To choose the downspout panel option, be sure to use metal and not plastic, and if it has a glossy finish it would be worth it to paint it matt black.
Home performance: How much heat a house needs is determined by how much it loses. A solar heater will provide a greater percentage of the required heat if that heat demand is lower, so how well insulated and airtight a house is will be a deciding factor.
Cloud coverage: In areas that are regularly overcast, like Vancouver for example, it may not be worth the cost and hassle to either buy or build one. Certainly the payback period for labour and money invested would be much longer.
Latitude: The further north you go the less sun hours you will have in a day, so the cost or effort required to make a panel will stop being worthwhile at a certain higher latitude.
The downsides of solar air heaters:
The Achilles heel of most renewable energy generators is reliability, but also energy storage. The wind doesn't always blow and the sun doesn't always shine (or more accurately we can't always see it). So the drawback of solar heaters is that you only get heat when the sun is shining.
Short winter days and unpredictable cloud coverage make it difficult to rely on solar air heaters as a primary heat source because you will gain all your heat during sunny hours but then have to go an easy 16 hours at times with no heat input. And shorter days means that they generate the least amount of heat when you need it most. In all but the most heavily insulated homes in more gentle climates, with thermal mass included for heat storage, you will likely need an additional heat source.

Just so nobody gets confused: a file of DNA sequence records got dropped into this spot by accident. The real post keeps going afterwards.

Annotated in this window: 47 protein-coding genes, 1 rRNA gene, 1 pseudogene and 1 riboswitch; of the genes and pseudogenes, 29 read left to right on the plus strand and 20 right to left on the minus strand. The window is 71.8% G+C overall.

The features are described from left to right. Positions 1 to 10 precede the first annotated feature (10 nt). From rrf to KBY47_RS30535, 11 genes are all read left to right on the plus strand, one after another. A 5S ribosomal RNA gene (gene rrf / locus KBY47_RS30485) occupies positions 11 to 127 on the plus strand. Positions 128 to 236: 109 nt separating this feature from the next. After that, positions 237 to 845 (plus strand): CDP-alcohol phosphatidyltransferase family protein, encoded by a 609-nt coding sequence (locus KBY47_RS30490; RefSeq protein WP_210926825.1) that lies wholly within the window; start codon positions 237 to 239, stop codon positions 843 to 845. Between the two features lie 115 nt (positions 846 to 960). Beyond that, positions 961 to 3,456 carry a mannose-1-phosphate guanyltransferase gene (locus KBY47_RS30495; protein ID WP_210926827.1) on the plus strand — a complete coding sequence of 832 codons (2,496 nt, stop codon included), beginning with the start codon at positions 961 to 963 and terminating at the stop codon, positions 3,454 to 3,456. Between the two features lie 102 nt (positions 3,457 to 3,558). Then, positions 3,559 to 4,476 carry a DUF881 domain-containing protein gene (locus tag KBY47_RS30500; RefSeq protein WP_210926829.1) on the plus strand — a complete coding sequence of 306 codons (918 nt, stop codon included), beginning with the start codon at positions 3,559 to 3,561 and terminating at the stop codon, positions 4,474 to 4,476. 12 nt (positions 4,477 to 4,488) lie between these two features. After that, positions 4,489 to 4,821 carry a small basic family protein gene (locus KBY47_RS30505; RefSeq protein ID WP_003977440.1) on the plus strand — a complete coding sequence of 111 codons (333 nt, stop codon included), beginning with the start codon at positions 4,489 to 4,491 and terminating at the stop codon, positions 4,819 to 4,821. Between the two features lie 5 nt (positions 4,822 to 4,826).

Storing solar heat (thermal batteries):
If you incorporate thermal mass into the equation you can distribute the heat collected over a longer period of time, and there are any number of creative ways to do this. Sticking with the DIY theme for say - sheds, garages or greenhouses, you could run the heated air through tubes embedded in sand, bricks, masonry etc before venting it directly into the conditioned space. Rather than simply heating the air, dense materials will absorb some of that heat and slowly release it over time after the sun goes down.
There is nothing to say you couldn't do this to an addition on your home, it's just that we are generally a bit more picky with the final appearance in our houses. So a slightly more aesthetic design might be required in a house than in a workshop or garage.
Specifically with greenhouses, they have a tendency to overheat in the day but sometimes get too cool at night for young plants. Keep in mind that it is more important to keep the roots warm than the plant itself, assuming of course the air stays above zero. If you include a solar air heater in a greenhouse design and transfer some of the heat to a platform with thermal mass on which your soil boxes can sit, you could start a growing season earlier.
It's also a good idea to include a bypass vent of some kind that can release air in summer to prevent overheating when the panel isn't actively in use.
You could also apply the principles of passive heating and cooling by placing the panel under the eave where it will have full exposure with the low winter sun but be shaded when the sun is high overhead and you have no need for heat.
How to build your own solar air heater:
If you do a web search you will find an endless list of designs and assembly techniques, the same holds true for DIY videos on YouTube. Different designs will resonate differently with different people, so pick the one that best suits your skill set, tool collection and attention span. If you come up with any brilliant design modifications in the process, please share them in the comment section below.
Check out the DIY video below to give you a better idea of how easy they can be to build.